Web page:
Tangeman and Wright learned poster restoration from Larry Toth, the original owner of J. Fields and the man many credit as the pioneer of modern restoration. Toth established J. Fields in 1979 and began using a heavier weight canvas backing that soon became a standard in the industry. Dealers appreciated its durability because they could roll, ship and shuffle the old posters from show to show with minimal damage. Picture framers valued it, too, because the poster no longer would ripple with the first change in humidity.
Vintage poster collecting began in Europe then migrated to the East Coast during the late 1970s, Tangeman said. ``Posters were the poor man's art. People could afford them back then,'' he said.
Somehow, images meant to sell products to the masses took on a certain individuality in their second lives as decorations.
``Posters show a sense of someone's mentality, whether they enjoy cooking, or they've visited a certain place or they're from a certain place,'' said Mickey Ross, the owner of the Ross Group, a poster gallery in Westport. ``Just today I had a customer whose husband worked in the oil industry. I showed her several old ones in that field, one for Priceless Oil and one for Shell.
``Some people collect military posters, some railroad, some aviation. What a nice way to use an interest, as the launching point for a poster collection,'' he said.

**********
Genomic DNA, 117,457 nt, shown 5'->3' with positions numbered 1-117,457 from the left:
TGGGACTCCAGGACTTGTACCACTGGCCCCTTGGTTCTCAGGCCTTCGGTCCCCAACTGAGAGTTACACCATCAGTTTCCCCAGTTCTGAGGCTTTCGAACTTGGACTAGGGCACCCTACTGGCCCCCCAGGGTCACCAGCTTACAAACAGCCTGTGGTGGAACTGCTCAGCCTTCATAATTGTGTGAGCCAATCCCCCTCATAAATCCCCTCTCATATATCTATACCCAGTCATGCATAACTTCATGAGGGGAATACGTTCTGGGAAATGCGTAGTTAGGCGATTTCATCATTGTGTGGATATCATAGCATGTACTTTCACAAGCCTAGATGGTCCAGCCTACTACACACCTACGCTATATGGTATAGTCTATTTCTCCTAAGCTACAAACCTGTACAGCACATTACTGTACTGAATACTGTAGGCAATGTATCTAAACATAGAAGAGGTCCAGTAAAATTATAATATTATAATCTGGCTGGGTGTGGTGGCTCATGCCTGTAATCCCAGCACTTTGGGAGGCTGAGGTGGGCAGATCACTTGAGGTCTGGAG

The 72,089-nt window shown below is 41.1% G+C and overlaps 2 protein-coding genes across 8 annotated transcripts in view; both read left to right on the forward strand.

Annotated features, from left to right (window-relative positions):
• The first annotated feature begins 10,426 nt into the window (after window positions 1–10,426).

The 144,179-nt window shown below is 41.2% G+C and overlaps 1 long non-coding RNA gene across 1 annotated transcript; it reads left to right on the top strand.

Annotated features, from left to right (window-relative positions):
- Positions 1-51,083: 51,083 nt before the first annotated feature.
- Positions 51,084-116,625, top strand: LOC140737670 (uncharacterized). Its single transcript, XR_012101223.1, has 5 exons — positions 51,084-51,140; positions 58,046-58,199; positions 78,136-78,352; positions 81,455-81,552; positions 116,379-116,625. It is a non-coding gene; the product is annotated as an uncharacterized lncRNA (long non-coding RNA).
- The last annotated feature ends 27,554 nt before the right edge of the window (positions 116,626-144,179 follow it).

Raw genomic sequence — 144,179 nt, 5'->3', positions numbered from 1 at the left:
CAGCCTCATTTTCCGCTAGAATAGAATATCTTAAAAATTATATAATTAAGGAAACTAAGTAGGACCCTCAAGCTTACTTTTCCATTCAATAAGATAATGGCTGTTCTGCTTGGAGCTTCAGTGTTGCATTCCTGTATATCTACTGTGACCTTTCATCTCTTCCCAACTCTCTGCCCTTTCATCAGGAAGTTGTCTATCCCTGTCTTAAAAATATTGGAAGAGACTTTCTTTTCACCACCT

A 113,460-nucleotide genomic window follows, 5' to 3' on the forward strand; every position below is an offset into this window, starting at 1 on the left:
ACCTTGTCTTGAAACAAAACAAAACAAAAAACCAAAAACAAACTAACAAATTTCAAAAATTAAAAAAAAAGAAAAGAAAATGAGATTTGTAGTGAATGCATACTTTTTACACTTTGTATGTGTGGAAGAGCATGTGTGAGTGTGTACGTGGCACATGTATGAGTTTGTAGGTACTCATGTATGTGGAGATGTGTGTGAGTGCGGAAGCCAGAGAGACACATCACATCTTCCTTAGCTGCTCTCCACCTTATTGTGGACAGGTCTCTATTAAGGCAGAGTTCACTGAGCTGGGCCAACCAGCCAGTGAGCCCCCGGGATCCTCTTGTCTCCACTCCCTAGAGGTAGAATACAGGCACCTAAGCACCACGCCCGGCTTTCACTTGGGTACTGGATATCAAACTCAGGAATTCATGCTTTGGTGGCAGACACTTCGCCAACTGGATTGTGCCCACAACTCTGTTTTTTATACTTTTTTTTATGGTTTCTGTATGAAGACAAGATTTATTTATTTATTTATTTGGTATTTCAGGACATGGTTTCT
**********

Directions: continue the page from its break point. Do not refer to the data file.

At the Chisholm Gallery in New York, ardent collectors can find originals by famed poster artist Adolphe Mouron Cassandre -- but none for less than $20,000.
Although Cassandre had no reverence for his work -- ``A poster ... is meant to be a mass-produced object existing in thousands of copies, like a fountain-pen or automobile,'' he said -- many collectors do today.
One of the pioneers of modern poster design, Cassandre came to Paris in 1915 to study at the Ecole des Beaux-Arts, then the Academie Julian. Needing to earn extra money, the Ukraine-born artist took a job at a printing house. Forty years earlier, French printmaker Jules Cheret had invented the ``three stone lithographic process,'' which allowed artists to attain most colors with three stones -- usually red, yellow and blue -- and transformed European cities into vast street galleries and heralding the start of modern advertising.
Cassandre drew his first ad for a cabinetmaker, Au Bucheron (The Woodcutter), and took first prize at the 1925 Exposition Internationale des Arts Decoratifs. With that ad and that award, Cassandre launched his own agency, Alliance Graphique, and revolutionized the printmaking industry with acclaimed posters for Vin Nicolas and Nord Express that were inspired, respectively, by the cubism of Picasso and the surrealism of Magritte.
``We just rehung the gallery, and now have a wall of Cassandre pieces, some extraordinary Cassandre -- `Le Jour,' for example, one he designed for a French newspaper from 1933,'' Gail Chisholm said. ``It's one of only two known examples in the world.''
Many critics consider Cassandre's prints legendary, but during a time of industrial, political and social revolutions, there was plenty of work to go around. While the First World War loomed, across the ocean in America, printmakers, including James Montgomery Flagg, thrived on propaganda art. After World War I, the French ruled supreme again with Art Deco, showcased at Paris' Decorative Arts Exposition of 1925, where simplified and streamlined shapes governed and sleek, angular letterforms ruled.
Although he worked for others besides his occasional lover and lifelong friend, Josephine Baker, collectors agree that French lithographer Paul Colin created some of his best designs when inspired by his muse, and the work lives on in places as far from Paris as Connecticut.